One afternoon, last week, with a little burst of fortitude, I reached for my MacBook and opened a couple of new tabs in my browser. I navigated to my gym’s class schedule from my bookmarked pages on one tab and to Whole Foods events calendar on the other. I grabbed my phone and opened up my personal calendar and scheduled out my fitness for the week, including runs, yoga classes, spin classes and cardio. Then, I found a few tasting events and scheduled those on my calendar, complete with a couple of carefully timed reminders. Later that day, right on schedule, I attended a caviar and sparkling wine tasting event at the “Whole Foods Corral”. I found a seat at the bar, a few minutes before the scheduled start time for the event, and enjoyed a fantastic Northern California brewery’s stout offering, just a small glass, for two dollars. There were a few folks at the bar and they struck up easy, casual conversation with me. They were “regulars”, I gathered, from their banter with the “bartender” and because they greeted, by name, nearly everyone that passed by the “corral”. From what I gathered, everyone there was sort of like me; not single, not content to sit home and rot in front of the television, and looking for a way to connect in the community and enjoy beer. And caviar. And sparkling wine. And then, maybe even do some grocery shopping. It was great. I’ve been to the German beer-tasting event, since, again, meeting some nice, non-threatening and immensely interesting people. Today, after my spin class at the gym, and a shower, of course, I’m going to go buy some yogurt and oatmeal and stop by for a wine tasting event, a winery I know, have visited, and am quite fond of, from the foothills of Amador County, southeast of Sacramento. I might be close to becoming a “regular” at the Whole Foods Corral.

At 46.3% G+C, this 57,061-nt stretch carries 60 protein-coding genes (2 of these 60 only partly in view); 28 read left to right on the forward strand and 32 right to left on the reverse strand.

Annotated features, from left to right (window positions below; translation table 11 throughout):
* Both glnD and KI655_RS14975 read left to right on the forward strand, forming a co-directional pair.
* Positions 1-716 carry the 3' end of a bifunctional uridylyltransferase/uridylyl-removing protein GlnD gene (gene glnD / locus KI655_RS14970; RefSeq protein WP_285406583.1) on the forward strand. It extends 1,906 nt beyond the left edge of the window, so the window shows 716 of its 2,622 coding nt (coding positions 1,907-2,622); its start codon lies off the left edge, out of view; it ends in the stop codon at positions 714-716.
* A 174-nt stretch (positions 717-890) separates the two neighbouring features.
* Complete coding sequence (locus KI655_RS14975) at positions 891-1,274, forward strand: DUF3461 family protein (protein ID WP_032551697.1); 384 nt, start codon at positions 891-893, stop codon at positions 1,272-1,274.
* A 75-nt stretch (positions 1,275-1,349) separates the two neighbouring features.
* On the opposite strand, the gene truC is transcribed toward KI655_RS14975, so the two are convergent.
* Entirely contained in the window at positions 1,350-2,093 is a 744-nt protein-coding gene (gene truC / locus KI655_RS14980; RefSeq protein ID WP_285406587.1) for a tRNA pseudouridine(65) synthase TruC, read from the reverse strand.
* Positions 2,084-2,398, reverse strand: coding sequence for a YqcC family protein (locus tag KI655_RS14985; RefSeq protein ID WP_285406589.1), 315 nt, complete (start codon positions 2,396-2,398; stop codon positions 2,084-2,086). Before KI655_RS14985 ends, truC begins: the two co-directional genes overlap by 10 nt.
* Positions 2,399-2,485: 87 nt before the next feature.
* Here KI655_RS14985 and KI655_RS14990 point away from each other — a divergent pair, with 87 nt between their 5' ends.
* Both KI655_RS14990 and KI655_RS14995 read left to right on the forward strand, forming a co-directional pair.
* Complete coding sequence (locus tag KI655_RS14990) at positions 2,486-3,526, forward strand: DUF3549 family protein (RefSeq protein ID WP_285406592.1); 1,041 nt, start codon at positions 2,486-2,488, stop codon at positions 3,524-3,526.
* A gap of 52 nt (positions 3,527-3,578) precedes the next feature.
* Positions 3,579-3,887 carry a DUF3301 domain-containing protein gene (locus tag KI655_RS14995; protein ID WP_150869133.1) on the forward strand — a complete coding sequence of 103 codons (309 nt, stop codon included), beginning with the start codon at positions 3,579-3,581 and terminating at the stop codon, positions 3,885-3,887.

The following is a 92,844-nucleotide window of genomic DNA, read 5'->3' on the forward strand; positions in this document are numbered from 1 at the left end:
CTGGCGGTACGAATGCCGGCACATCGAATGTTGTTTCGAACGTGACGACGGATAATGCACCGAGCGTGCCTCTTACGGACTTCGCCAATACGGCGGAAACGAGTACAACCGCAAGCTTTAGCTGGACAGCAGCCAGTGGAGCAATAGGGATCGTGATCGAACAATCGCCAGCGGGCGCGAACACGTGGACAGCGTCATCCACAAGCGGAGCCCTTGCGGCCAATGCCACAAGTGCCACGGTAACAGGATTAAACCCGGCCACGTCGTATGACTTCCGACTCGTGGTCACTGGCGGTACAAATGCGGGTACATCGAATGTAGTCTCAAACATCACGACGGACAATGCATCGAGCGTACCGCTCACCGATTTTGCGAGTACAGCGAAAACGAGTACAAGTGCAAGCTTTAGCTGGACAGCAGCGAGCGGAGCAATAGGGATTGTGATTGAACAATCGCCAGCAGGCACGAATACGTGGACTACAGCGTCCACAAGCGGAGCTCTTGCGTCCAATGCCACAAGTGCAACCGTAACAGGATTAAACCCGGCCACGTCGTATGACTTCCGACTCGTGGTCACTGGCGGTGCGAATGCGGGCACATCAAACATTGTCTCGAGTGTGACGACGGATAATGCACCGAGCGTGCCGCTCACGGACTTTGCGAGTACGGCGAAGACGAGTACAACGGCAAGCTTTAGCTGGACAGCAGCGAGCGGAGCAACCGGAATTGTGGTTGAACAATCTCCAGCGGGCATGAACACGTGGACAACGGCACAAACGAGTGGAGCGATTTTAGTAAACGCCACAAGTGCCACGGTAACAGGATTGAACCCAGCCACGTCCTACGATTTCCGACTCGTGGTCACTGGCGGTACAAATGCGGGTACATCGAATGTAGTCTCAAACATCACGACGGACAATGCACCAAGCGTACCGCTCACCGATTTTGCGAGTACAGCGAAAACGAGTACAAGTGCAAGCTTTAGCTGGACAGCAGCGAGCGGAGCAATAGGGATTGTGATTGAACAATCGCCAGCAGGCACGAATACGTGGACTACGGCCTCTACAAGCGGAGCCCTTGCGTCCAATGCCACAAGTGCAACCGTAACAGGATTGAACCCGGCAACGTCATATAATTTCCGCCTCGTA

The other craving I have; silence.
Likely more elusive than a platonic posse of pals to socialize with, a contiguous block of uninterrupted silence with which to read, think, meditate and write. I don’t consider this need to be one rooted in selfishness, though some may beg to differ. Fine, believe what you want, but, please, don’t approach me with your argument while I’m trying to read, think, meditate or write.